Stories about 'Abdu'l-Bahá

Mahmud May 7 — Pittsburgh: "West must learn divine civilization from the East …"

Mahmud's Diary
May 7, 1912
Cleveland, OH

Early in the morning ‘Abdu’l-Bahá received newspapers giving news of His arrival, His addresses and the meetings of the Bahá’ís, and describing the respect shown to Him, each report having a photograph of Him taken with us.

Shortly afterwards He received a letter from a dignitary of the city, who stated that after reading the newspapers and reflecting on the teachings of the Cause, he was convinced of its truth and greatness and wished to submit to ‘Abdu’l-Bahá a statement of his conviction and recognition of the Faith.

We left Cleveland at 8:00 a.m., arriving in Pittsburgh around noon. The friends in Pittsburgh, who had been informed by telegram of ‘Abdu’l-Bahá’s arrival, were waiting at the station. When the train pulled in, they were overjoyed to see Him and followed Him to the Hotel Schenley where He was staying.

After an hour’s brief rest, ‘Abdu’l-Bahá received many people who had been invited by the friends to meet Him. Some were leaders of the Jewish community who invited Him to address their congregations. However, owing to a previous commitment at the Peace Congress in New York City, He was not able to accept their invitation.

There was a large meeting in the evening at the hotel for the friends in Pittsburgh. ‘Abdu’l-Bahá spoke on the teachings of Bahá’u’lláh, His address ending with these words: ‘The East must acquire material civilization from the West and the West must learn divine civilization from the East.’ Everyone expressed their appreciation of the teachings with the utmost sincerity.

A little later a group of philosophers, doctors and journalists met with ‘Abdu’l-Bahá. He spoke to them in detail about composition and decomposition and the diagnosis of disease:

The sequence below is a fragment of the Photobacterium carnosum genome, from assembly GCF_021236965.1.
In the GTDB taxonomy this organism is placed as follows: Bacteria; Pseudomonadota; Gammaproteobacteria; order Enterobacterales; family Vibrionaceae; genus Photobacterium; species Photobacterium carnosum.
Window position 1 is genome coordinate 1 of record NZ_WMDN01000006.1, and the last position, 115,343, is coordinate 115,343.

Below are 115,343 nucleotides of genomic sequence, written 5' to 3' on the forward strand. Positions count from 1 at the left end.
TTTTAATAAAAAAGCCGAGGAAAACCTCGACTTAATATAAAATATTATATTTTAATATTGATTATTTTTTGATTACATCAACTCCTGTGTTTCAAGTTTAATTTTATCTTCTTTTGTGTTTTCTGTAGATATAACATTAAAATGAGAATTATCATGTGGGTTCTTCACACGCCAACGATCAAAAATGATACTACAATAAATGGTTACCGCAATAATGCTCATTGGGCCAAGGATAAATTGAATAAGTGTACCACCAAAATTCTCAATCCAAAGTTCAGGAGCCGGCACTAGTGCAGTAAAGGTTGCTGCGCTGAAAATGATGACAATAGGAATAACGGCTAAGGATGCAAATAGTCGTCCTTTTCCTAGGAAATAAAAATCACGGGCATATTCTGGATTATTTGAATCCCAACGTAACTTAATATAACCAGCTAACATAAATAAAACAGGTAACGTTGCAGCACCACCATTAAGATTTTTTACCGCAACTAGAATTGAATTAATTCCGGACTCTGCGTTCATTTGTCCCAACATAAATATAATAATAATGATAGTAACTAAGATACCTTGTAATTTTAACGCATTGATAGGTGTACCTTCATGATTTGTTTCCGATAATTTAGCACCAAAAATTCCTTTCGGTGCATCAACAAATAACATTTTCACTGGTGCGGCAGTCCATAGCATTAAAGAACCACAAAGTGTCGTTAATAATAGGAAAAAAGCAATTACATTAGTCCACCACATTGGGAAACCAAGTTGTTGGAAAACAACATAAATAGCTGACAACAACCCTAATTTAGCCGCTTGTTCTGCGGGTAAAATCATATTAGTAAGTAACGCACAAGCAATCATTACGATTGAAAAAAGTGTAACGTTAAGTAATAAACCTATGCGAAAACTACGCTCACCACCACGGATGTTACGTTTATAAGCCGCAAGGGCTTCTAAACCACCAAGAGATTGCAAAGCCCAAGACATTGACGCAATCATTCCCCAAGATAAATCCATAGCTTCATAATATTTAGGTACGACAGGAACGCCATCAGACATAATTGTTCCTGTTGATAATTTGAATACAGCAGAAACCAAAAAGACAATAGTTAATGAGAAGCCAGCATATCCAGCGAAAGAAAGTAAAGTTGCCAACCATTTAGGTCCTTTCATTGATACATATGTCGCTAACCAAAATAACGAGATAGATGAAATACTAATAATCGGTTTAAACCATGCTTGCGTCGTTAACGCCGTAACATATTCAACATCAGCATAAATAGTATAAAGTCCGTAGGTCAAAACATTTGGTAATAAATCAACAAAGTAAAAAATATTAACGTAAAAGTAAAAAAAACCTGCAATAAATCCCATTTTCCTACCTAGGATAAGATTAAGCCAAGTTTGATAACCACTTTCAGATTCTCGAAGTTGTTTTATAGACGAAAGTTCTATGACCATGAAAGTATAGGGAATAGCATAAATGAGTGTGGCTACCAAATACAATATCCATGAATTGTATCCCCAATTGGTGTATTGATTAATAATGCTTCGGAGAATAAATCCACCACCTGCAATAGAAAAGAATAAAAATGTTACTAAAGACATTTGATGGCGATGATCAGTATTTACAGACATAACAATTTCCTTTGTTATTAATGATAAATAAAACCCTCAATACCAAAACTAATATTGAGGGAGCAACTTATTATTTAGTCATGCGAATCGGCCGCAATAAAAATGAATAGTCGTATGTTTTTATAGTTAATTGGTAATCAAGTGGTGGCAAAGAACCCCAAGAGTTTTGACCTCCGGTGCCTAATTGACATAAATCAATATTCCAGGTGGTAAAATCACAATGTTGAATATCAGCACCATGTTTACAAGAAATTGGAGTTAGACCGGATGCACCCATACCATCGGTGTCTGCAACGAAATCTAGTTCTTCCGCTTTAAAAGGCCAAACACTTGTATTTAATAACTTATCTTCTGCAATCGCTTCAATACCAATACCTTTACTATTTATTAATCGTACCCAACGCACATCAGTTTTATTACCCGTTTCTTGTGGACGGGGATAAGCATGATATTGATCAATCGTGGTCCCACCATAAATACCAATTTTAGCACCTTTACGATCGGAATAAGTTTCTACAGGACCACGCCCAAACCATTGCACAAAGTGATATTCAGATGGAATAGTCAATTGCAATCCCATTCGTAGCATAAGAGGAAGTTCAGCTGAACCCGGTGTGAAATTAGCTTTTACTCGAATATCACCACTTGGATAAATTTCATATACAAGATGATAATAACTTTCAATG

If one is fully cognizant of the reason for the incursion of disease and can determine the balance of elements, he can cure diseases by administering the food that can restore the normal level of the deficient element. In this way there will be no need for medicines and other difficulties will not arise.

After a detailed discussion of this subject, He asked them, ‘Although animals do not know the science of medicine, why, when they are sick, do they abstain instinctively from what is injurious to them and eat foods that are beneficial, while man, when ailing, inclines more to that which is injurious to him?’ They had no answer to this question and stated that the Master knew the answer better than they.

Abdu’l-Bahá then gave a description of the extraordinary power of the world of humanity and the freedom of man from the limitations of nature:

Since man’s attention is not confined to one interest, his negligence is greater; while his comprehension is greater than that of all other creatures when it is focused and fixed on one subject.